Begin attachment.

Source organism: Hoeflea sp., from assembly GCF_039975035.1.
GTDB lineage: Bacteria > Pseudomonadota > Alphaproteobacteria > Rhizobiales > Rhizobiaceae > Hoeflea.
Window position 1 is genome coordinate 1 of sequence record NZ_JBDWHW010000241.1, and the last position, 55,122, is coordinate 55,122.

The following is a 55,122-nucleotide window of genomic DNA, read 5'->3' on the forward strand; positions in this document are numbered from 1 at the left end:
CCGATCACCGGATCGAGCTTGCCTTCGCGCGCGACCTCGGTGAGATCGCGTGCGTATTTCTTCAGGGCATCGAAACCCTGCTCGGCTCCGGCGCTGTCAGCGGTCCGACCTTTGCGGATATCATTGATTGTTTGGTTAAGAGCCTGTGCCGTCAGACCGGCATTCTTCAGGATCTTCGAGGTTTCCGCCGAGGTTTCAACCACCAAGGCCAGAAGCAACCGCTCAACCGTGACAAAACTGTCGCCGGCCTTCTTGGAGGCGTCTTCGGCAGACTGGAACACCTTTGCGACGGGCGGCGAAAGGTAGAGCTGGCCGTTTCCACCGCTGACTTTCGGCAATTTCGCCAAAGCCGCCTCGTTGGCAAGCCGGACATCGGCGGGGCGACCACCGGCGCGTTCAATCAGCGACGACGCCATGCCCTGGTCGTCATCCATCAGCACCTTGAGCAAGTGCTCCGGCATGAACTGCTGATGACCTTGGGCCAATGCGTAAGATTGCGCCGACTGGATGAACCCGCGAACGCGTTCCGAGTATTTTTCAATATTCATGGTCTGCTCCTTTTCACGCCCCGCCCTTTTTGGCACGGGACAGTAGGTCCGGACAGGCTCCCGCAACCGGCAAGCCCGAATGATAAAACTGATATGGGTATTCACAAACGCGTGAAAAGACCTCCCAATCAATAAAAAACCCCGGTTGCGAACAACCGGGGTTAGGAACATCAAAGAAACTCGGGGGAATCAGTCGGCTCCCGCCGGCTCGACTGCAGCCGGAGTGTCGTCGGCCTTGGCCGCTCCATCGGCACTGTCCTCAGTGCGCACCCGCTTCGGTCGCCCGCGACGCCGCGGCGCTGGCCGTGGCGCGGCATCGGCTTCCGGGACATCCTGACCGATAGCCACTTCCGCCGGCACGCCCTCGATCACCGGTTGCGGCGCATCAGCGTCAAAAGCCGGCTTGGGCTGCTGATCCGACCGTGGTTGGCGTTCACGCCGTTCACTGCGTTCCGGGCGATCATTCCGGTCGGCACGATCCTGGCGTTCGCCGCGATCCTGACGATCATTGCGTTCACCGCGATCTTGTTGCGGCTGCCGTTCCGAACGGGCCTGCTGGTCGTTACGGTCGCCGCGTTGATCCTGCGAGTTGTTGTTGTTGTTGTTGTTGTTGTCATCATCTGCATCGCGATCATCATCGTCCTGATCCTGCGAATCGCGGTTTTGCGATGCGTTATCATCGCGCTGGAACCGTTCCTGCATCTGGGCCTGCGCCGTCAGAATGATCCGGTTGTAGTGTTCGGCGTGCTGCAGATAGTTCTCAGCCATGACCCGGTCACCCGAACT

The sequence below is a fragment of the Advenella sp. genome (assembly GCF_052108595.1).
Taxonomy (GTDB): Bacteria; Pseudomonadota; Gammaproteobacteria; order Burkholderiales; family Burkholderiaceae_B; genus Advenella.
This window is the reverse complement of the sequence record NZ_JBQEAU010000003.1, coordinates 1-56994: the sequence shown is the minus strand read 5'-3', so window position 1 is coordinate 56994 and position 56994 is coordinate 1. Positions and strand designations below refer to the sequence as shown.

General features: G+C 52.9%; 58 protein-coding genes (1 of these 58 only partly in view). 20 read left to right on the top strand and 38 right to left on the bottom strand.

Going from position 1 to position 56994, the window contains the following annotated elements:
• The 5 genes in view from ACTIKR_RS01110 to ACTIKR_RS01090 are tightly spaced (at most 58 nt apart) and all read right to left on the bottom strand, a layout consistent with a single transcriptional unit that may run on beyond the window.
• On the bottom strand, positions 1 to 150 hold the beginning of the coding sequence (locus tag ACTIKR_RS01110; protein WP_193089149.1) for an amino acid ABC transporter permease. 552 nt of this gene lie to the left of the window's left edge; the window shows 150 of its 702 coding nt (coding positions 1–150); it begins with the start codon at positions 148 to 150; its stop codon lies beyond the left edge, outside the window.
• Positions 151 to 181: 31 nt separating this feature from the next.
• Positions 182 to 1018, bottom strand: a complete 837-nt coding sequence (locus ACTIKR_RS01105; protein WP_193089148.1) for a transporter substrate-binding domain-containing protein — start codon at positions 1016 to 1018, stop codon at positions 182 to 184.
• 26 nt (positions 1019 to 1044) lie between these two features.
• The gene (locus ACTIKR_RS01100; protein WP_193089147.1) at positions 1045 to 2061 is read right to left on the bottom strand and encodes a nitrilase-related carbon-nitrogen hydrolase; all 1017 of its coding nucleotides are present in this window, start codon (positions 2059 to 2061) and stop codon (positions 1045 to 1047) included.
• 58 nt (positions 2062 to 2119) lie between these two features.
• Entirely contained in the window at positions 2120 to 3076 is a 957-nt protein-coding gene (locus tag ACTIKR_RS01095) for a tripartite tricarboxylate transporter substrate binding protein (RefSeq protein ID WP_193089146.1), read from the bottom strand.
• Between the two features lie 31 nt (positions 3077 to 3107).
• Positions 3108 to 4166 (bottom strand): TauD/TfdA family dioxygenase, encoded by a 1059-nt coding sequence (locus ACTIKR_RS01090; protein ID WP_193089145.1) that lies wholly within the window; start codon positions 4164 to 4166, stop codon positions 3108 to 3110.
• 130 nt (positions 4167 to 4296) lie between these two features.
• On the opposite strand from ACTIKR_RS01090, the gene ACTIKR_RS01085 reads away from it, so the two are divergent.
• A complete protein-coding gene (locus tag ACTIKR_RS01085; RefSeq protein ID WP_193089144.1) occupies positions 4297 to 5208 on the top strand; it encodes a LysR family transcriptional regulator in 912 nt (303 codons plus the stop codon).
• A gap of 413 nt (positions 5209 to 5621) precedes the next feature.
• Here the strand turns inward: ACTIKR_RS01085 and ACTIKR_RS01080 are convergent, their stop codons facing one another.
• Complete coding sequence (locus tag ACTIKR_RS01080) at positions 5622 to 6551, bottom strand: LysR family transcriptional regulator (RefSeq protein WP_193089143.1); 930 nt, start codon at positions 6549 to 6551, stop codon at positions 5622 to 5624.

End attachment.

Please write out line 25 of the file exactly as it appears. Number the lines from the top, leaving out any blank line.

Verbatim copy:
• Here the strand turns inward: ACTIKR_RS01085 and ACTIKR_RS01080 are convergent, their stop codons facing one another.